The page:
Neuron-specific methylome analysis reveals epigenetic regulation and tau-related dysfunction of BRCA1 in Alzheimer’s disease

Tatsuo Mano, Kenichi Nagata, Takashi Nonaka, Airi Tarutani, Tomohiro Imamura, Tadafumi Hashimoto, Taro Bannai, Kagari Koshi-Mano, Takeyuki Tsuchida, Ryo Ohtomo, Junko Takahashi-Fujigasaki, Satoshi Yamashita, Yasumasa Ohyagi, Ryo Yamasaki, Shoji Tsuji, Akira Tamaoka, Takeshi Ikeuchi, Takaomi C. Saido, Takeshi Iwatsubo, Toshikazu Ushijima & 3 others Shigeo Murayama, Masato Hasegawa, Atsushi Iwata

Research output: Contribution to journalArticle

9 Citations (Scopus)

Abstract

Alzheimer’s disease (AD) is a chronic neurodegenerative disease characterized by pathology of accumulated amyloid β (Aβ) and phosphorylated tau proteins in the brain. Postmortem degradation and cellular complexity within the brain have limited approaches to molecularly define the causal relationship between pathological features and neuronal dysfunction in AD. To overcome these limitations, we analyzed the neuron-specific DNA methylome of postmortem brain samples from AD patients, which allowed differentially hypomethylated region of the BRCA1 promoter to be identified. Expression of BRCA1 was significantly up-regulated in AD brains, consistent with its hypomethylation. BRCA1 protein levels were also elevated in response to DNA damage induced by Aβ. BRCA1 became mislocalized to the cytoplasm and highly insoluble in a tau-dependent manner, resulting in DNA fragmentation in both in vitro cellular and in vivo mouse models. BRCA1 dysfunction under Aβ burden is consistent with concomitant deterioration of genomic integrity and synaptic plasticity. The Brca1 promoter region of AD model mice brain was similarly hypomethylated, indicating an epigenetic mechanism underlying BRCA1 regulation in AD. Our results suggest deterioration of DNA integrity as a central contributing factor in AD pathogenesis. Moreover, these data demonstrate the technical feasibility of using neuron-specific DNA methylome analysis to facilitate discovery of etiological candidates in sporadic neurodegenerative diseases.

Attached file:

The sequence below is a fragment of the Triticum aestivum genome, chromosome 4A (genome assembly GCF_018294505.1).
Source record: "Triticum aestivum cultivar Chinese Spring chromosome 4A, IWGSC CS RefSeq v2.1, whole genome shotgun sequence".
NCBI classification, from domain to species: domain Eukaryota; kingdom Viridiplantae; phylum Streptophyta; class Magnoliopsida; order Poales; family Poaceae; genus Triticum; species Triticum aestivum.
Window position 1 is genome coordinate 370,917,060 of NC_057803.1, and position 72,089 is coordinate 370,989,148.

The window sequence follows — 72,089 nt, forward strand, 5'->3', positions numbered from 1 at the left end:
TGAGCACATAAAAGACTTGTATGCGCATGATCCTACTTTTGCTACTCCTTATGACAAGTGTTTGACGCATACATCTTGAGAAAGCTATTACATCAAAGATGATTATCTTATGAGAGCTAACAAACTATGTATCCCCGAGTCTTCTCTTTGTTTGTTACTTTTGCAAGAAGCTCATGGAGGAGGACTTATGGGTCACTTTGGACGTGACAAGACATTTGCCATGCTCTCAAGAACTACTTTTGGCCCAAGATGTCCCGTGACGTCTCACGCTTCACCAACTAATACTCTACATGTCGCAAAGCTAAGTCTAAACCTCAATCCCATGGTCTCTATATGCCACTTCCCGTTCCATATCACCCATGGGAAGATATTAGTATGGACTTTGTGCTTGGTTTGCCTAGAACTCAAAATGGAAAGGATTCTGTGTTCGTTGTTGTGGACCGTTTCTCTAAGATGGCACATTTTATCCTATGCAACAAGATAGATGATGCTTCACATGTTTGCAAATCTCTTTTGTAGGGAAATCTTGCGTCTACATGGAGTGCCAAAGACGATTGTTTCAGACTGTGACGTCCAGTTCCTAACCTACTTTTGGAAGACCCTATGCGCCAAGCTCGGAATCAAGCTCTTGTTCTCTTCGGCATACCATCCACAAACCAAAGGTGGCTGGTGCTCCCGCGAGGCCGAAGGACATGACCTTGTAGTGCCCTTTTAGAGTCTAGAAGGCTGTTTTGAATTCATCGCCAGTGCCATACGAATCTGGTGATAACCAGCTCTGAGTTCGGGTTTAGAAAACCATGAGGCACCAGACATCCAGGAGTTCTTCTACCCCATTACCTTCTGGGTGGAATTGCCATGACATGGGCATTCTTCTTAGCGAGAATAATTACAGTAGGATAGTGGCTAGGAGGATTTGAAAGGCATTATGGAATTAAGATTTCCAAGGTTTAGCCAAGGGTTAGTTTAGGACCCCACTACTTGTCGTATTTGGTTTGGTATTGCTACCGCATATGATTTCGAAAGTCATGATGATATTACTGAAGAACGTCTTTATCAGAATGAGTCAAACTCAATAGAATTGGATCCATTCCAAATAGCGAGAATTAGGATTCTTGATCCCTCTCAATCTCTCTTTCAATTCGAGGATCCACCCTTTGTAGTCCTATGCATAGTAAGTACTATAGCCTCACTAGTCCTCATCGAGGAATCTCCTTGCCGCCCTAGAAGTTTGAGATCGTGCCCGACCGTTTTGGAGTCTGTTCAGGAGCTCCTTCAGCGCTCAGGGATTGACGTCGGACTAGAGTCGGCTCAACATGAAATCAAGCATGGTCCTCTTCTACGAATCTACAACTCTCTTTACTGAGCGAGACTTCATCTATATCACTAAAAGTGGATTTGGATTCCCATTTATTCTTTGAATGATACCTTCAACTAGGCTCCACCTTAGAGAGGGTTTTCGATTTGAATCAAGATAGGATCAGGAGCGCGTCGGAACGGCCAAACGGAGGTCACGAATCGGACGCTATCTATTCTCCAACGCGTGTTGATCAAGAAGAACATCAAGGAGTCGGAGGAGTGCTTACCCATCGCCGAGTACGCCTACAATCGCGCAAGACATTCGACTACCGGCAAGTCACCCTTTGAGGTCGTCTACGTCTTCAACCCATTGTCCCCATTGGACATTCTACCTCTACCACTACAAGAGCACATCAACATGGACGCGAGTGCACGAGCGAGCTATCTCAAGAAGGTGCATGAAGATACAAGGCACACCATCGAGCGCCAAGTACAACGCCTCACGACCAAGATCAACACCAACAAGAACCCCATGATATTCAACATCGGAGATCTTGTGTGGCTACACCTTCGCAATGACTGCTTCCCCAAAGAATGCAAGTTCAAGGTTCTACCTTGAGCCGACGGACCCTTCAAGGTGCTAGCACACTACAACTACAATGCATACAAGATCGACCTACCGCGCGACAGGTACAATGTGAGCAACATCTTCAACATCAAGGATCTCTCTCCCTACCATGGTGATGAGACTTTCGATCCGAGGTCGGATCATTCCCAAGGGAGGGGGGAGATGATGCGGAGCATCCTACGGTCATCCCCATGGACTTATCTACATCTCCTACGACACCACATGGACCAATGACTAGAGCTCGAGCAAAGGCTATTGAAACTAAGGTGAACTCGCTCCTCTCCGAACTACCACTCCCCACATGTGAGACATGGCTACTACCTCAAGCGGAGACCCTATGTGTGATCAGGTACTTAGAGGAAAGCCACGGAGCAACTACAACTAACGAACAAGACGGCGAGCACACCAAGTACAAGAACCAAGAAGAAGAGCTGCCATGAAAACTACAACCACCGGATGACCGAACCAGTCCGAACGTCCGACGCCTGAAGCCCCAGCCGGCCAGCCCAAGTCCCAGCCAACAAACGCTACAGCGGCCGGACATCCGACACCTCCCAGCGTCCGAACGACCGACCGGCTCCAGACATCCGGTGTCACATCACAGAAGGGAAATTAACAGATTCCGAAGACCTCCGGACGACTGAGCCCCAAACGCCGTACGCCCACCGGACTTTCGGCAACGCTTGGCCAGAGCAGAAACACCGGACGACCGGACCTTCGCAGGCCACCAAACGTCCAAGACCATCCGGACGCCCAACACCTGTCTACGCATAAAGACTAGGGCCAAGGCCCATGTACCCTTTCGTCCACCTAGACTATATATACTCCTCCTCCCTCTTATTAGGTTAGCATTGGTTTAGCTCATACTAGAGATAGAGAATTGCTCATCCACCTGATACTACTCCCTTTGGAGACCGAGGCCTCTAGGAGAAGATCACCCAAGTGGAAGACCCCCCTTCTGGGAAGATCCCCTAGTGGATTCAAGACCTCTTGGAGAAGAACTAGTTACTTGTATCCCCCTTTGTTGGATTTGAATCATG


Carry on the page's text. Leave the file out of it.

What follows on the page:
Original languageEnglish
Pages (from-to)E9645-E9654
JournalProceedings of the National Academy of Sciences of the United States of America
Volume114
Issue number45
DOIs
Publication statusPublished - Nov 7 2017

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Epigenomics
Alzheimer Disease
Neurons
Brain
Genetic Promoter Regions
Neurodegenerative Diseases
DNA
BRCA1 Protein
tau Proteins
Neuronal Plasticity
DNA Fragmentation
Amyloid
DNA Damage
Cytoplasm
Chronic Disease
Pathology

All Science Journal Classification (ASJC) codes

  • General

Cite this

Neuron-specific methylome analysis reveals epigenetic regulation and tau-related dysfunction of BRCA1 in Alzheimer’s disease. / Mano, Tatsuo; Nagata, Kenichi; Nonaka, Takashi; Tarutani, Airi; Imamura, Tomohiro; Hashimoto, Tadafumi; Bannai, Taro; Koshi-Mano, Kagari; Tsuchida, Takeyuki; Ohtomo, Ryo; Takahashi-Fujigasaki, Junko; Yamashita, Satoshi; Ohyagi, Yasumasa; Yamasaki, Ryo; Tsuji, Shoji; Tamaoka, Akira; Ikeuchi, Takeshi; Saido, Takaomi C.; Iwatsubo, Takeshi; Ushijima, Toshikazu; Murayama, Shigeo; Hasegawa, Masato; Iwata, Atsushi.

In: Proceedings of the National Academy of Sciences of the United States of America, Vol. 114, No. 45, 07.11.2017, p. E9645-E9654.

Research output: Contribution to journalArticle